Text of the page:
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Young age as a prognostic factor in cervical cancer: Results of a population-based study



Our goal was to use population-based data to determine the difference in 5-year survival in women diagnosed with cervical cancer between those aged 18-34 years and those aged 40-60 years.

Study design

The SEER (Surveillance, Epidemiology, and End Results) public-use database, 1973-1994, was used for this investigation. Only subjects with cervical carcinoma diagnosed between 1988 and 1990 were included. Subjects were stratified on age at diagnosis (<35 years or 40-60 years), clinical stage, histologic type, race-ethnicity, and grade.


Two thousand cases of invasive cervical cancer were identified. The younger subgroup of patients was diagnosed with earlier-stage disease more frequently than the older group (P =.0001). When adjustments were made for non-cervical cancer causes of death, there was no difference in 5-year survival between the 2 cohorts. African American women had a poorer 5-year survival (P =.02)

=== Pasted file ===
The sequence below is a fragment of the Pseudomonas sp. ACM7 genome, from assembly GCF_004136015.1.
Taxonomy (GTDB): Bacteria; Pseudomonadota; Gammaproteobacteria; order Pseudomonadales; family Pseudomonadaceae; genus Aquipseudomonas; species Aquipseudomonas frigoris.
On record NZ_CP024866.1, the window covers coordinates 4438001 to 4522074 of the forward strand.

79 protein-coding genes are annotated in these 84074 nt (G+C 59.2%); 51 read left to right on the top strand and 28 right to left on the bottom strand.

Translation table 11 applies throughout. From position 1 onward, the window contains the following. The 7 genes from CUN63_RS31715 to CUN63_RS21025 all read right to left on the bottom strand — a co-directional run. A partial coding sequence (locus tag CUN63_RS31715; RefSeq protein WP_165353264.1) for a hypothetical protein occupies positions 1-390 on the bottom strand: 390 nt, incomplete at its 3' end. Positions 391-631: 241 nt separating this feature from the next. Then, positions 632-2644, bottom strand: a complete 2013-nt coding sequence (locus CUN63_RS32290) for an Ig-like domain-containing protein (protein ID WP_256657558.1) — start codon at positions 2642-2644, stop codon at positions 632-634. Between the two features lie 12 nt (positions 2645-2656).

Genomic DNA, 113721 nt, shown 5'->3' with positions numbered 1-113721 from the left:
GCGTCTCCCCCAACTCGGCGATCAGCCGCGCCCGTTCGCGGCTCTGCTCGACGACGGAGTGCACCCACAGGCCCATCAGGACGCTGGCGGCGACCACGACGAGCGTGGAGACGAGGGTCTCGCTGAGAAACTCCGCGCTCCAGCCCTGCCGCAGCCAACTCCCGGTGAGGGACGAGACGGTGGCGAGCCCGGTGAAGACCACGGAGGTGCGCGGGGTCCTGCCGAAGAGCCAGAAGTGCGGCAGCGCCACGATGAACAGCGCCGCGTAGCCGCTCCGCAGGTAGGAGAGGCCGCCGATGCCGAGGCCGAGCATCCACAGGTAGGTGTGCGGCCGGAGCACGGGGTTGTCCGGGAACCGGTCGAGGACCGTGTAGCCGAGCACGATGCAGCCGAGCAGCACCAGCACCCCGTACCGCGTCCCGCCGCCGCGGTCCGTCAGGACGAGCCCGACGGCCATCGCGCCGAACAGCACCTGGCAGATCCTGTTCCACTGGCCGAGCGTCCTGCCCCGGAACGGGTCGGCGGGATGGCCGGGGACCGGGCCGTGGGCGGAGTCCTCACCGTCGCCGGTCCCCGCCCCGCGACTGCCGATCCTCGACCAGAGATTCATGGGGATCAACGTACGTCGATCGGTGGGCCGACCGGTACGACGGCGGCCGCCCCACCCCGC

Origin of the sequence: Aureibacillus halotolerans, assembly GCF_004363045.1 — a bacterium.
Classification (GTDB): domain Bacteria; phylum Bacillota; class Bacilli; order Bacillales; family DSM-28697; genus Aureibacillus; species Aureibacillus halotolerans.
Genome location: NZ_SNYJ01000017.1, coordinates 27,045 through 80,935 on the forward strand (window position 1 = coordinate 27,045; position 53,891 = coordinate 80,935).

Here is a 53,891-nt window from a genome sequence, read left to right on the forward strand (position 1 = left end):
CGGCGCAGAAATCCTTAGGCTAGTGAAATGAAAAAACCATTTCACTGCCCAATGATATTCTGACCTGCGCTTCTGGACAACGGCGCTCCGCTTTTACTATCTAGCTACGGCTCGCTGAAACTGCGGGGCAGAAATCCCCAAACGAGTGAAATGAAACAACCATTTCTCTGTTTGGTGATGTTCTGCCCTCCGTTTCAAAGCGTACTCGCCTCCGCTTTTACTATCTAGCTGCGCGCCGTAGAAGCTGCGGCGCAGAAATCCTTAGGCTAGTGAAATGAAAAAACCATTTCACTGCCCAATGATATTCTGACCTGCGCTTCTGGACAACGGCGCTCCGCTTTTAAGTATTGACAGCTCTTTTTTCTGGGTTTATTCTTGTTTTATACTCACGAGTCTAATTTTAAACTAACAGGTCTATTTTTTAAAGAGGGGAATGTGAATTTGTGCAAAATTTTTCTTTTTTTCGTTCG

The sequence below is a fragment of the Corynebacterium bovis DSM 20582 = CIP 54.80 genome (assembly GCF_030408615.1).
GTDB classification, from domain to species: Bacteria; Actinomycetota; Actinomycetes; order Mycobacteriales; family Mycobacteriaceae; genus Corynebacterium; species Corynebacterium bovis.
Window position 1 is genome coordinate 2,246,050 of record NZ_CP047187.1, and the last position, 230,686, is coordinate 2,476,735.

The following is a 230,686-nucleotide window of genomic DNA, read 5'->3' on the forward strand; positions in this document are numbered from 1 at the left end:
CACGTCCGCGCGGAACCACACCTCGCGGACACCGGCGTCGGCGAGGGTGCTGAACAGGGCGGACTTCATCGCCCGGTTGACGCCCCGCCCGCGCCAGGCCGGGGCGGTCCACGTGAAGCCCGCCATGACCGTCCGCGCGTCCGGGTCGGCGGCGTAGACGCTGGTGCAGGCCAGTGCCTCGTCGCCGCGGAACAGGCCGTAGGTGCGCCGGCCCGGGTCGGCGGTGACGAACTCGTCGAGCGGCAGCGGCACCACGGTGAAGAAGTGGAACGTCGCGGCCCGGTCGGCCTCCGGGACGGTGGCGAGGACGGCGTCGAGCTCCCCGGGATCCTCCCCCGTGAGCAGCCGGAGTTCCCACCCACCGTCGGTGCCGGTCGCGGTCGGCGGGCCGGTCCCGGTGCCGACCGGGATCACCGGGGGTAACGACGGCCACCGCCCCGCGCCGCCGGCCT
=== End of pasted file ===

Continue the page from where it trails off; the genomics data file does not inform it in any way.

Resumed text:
There was no overall difference in survival between the 2 cohorts when appropriate adjustments were made for cause of death and for stage, histologic type, and grade of disease.

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